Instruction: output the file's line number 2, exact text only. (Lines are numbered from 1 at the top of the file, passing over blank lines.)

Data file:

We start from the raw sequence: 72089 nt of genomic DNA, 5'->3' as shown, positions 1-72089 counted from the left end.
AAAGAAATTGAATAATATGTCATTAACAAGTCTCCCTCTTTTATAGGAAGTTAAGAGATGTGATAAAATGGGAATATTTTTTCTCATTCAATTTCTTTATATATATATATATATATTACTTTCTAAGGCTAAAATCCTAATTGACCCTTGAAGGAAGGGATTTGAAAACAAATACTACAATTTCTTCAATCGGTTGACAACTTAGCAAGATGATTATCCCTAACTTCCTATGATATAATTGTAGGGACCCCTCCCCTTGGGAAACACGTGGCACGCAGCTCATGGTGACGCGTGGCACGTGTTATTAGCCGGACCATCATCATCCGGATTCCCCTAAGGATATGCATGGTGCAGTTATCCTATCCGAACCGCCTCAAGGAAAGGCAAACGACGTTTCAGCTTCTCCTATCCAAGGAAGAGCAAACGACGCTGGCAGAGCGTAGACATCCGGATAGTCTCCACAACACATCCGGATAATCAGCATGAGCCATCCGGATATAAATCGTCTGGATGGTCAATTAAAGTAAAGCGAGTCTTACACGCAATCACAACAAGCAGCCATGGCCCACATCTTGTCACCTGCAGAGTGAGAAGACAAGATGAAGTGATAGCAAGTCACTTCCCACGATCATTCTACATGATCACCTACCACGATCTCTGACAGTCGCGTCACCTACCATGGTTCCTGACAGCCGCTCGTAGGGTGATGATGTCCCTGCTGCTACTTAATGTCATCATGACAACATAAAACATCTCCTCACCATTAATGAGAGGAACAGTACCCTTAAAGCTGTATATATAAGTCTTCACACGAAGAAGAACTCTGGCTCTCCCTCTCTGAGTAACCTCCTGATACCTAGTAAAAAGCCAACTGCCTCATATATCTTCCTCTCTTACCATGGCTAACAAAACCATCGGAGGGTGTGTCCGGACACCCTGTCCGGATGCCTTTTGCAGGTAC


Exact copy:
AAAGAAATTGAATAATATGTCATTAACAAGTCTCCCTCTTTTATAGGAAGTTAAGAGATGTGATAAAATGGGAATATTTTTTCTCATTCAATTTCTTTATATATATATATATATATTACTTTCTAAGGCTAAAATCCTAATTGACCCTTGAAGGAAGGGATTTGAAAACAAATACTACAATTTCTTCAATCGGTTGACAACTTAGCAAGATGATTATCCCTAACTTCCTATGATATAATTGTAGGGACCCCTCCCCTTGGGAAACACGTGGCACGCAGCTCATGGTGACGCGTGGCACGTGTTATTAGCCGGACCATCATCATCCGGATTCCCCTAAGGATATGCATGGTGCAGTTATCCTATCCGAACCGCCTCAAGGAAAGGCAAACGACGTTTCAGCTTCTCCTATCCAAGGAAGAGCAAACGACGCTGGCAGAGCGTAGACATCCGGATAGTCTCCACAACACATCCGGATAATCAGCATGAGCCATCCGGATATAAATCGTCTGGATGGTCAATTAAAGTAAAGCGAGTCTTACACGCAATCACAACAAGCAGCCATGGCCCACATCTTGTCACCTGCAGAGTGAGAAGACAAGATGAAGTGATAGCAAGTCACTTCCCACGATCATTCTACATGATCACCTACCACGATCTCTGACAGTCGCGTCACCTACCATGGTTCCTGACAGCCGCTCGTAGGGTGATGATGTCCCTGCTGCTACTTAATGTCATCATGACAACATAAAACATCTCCTCACCATTAATGAGAGGAACAGTACCCTTAAAGCTGTATATATAAGTCTTCACACGAAGAAGAACTCTGGCTCTCCCTCTCTGAGTAACCTCCTGATACCTAGTAAAAAGCCAACTGCCTCATATATCTTCCTCTCTTACCATGGCTAACAAAACCATCGGAGGGTGTGTCCGGACACCCTGTCCGGATGCCTTTTGCAGGTAC